"We've just not been able to keep up with demand in the summermonths," said owner Jim Mitchell.
Lander Brewing Company started distributing in Jackson and Cody last year. That's in addition to trying to meet the demand the Lander Bar creates in the summer. When people travel they like to drink the beer of the places they visit to get the local flavor, Mitchell said.
The brewery sells beers with names that reflect Lander, like Pingora Porter, Red Canyon Red and the popular Atlantic City Gold.
Part of the appeal of microbrews is a sense of ownership of local breweries, said Tim Barnes, owner of Black Tooth Brewing in Sheridan. The brewery opened in November 2010. That first year the owners hoped to sell 500 barrels, but ended up selling 965. This year, they are on track to produce more than 1,200.
"People like to attach themselves to their hometown brewery,"Barnes said. They call it "our brewery," or "my pub," he said.
Drinking craft brews has become a coming of age for people, and the beers are more about quality than quantity, he said. The beers at Black Tooth are already winning awards at competitions, but more importantly, they are reaching new people in Wyoming. In April, thecompany will start distributing in Johnson, Campbell, Weston andCrook counties, Barnes said.
People who are used to drinking Budweiser and Coors might not be sure what type of microbrew to try.
People often think a beer light in color is a best introduction, but that isn't always the case. Some of the lighter beers can alsobe the hoppiest and taste bitter. A brown ale is a goodintroductory beer, Barnes said.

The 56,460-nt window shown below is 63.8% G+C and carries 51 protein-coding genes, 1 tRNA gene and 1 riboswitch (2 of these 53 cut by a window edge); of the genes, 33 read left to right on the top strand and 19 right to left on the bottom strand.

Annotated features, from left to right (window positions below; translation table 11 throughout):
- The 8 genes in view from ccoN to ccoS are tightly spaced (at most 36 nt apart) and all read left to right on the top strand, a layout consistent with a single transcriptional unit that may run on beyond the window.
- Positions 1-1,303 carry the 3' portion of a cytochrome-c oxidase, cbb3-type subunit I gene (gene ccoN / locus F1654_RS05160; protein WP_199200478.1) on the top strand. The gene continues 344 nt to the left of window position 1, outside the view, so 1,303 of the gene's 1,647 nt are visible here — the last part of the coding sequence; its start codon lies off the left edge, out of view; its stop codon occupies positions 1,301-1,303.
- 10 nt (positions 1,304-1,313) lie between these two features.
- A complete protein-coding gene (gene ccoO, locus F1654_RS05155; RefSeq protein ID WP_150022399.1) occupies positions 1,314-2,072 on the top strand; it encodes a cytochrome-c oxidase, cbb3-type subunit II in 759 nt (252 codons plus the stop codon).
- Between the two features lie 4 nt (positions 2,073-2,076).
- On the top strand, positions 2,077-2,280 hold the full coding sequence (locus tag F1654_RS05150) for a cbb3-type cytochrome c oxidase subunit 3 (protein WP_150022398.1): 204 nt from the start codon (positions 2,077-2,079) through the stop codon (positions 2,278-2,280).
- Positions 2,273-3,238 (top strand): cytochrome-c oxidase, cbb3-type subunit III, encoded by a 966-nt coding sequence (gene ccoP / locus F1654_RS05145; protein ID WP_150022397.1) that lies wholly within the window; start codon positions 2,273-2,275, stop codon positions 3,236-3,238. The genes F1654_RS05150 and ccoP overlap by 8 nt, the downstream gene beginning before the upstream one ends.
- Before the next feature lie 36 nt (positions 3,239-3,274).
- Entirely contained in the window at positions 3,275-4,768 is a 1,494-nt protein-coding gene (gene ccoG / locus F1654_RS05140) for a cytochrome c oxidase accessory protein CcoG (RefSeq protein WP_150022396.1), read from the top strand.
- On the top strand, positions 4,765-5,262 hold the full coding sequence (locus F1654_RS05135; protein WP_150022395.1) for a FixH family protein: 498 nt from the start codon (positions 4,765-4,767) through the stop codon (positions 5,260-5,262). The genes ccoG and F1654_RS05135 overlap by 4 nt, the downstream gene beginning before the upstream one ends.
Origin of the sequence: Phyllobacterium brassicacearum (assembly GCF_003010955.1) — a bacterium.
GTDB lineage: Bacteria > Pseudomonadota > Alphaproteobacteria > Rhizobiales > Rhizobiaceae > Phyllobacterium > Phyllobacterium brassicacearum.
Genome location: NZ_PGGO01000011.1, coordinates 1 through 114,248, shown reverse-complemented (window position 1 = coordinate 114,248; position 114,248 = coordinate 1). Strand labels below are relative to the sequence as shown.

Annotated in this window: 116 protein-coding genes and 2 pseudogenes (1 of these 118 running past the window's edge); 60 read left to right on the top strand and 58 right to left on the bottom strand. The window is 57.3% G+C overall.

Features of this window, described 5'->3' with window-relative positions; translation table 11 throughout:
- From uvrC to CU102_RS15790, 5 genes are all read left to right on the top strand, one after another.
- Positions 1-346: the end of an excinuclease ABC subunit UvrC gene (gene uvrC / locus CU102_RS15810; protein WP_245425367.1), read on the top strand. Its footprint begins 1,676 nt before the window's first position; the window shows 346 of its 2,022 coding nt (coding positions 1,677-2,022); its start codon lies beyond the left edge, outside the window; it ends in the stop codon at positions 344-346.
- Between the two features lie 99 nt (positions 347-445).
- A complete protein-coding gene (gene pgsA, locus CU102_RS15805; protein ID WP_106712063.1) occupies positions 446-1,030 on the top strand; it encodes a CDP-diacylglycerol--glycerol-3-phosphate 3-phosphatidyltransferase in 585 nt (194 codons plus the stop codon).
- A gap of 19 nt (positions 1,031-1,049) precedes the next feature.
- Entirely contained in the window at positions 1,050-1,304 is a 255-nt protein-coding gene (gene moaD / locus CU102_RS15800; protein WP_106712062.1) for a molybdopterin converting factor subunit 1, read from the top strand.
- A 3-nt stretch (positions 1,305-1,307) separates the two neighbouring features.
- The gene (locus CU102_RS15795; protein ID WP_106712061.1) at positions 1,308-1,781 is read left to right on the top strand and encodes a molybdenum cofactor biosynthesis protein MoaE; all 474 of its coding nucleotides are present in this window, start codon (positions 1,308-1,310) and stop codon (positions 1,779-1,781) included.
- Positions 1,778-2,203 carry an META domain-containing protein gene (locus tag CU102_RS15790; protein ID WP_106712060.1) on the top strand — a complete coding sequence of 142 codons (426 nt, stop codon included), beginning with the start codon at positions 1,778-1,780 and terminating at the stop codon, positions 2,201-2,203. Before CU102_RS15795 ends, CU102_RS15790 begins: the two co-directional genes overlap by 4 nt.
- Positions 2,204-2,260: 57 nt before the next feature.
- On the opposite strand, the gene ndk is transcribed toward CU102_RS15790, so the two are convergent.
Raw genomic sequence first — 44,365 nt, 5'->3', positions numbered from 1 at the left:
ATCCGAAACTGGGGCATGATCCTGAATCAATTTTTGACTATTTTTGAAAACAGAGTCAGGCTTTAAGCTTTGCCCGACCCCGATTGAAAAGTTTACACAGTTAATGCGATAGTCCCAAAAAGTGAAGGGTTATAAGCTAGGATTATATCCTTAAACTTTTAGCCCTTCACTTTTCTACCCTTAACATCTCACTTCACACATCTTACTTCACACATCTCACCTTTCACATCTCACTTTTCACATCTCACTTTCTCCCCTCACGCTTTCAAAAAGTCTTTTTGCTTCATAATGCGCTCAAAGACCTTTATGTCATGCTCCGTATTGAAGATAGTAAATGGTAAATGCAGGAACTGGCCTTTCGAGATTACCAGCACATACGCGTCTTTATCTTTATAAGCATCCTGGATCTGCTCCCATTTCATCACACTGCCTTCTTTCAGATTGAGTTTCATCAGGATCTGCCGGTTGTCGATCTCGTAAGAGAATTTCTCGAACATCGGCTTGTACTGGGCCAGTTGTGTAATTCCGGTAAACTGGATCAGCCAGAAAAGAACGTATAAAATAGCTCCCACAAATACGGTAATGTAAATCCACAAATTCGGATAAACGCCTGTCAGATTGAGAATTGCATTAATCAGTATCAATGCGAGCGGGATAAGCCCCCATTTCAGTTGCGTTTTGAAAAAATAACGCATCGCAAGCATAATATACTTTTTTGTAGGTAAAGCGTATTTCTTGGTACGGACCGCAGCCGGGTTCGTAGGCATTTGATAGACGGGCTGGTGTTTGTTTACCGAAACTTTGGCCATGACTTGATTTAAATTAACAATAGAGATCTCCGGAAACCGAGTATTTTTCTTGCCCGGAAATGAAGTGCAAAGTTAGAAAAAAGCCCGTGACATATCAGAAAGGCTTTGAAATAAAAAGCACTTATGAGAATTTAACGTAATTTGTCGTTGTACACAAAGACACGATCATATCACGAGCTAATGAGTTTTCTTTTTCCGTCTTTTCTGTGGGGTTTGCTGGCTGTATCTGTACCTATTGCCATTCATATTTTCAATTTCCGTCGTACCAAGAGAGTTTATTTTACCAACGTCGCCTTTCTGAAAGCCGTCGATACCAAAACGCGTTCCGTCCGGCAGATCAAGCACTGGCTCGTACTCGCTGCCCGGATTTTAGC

Education is a key piece to attracting new beer drinkers, said Tim Harland with Snake River Brewing Company in Jackson.
When Snake River Brewery opened in 1994 there were hardly any microbreweries in Wyoming. It took awhile to educate people's palates and help them understand what makes craft beer worthwhile.
The company now hosts beer-pairing dinners and offers samplers to make microbrews accessible.
Business is up 40 percent from last year, Harland said. In April alone, business was up 120 percent locally.
Part of it has been the company's April move to canned beer, replacing bottles in stores, he said. People are more likely totake cans with them hiking or boating.
More breweries in the state also help. People now expect to visit the local pub when traveling, he said.
Each brewery has its own personality and signature on its beers. In Jackson, the brewery gets a lot of international tourists, so theytry to keep their beers true to style, Harland said.
If a person likes a pilsner, the one he gets at the brewery will belike the one he'd get in Prague, he said. They use hops imported from the country to emulate it and try to harden or soften the water to match the water table of the region the beer originates in.
For years the best selling beer has been the Snake River Lager, which provides "easy drinking."
Recently though, hoppy beers with more flavor, like IPAs, are growing in popularity. Pako's IPA released in 2011, is already rivaling the lager for the top selling beer spot.
Last year the brewery sold 5,700 barrels of beer. Each barrel holds 31 gallons.
"Right now demand so outweighs supply," Harland said, "we could triple our production and still suffice the demand."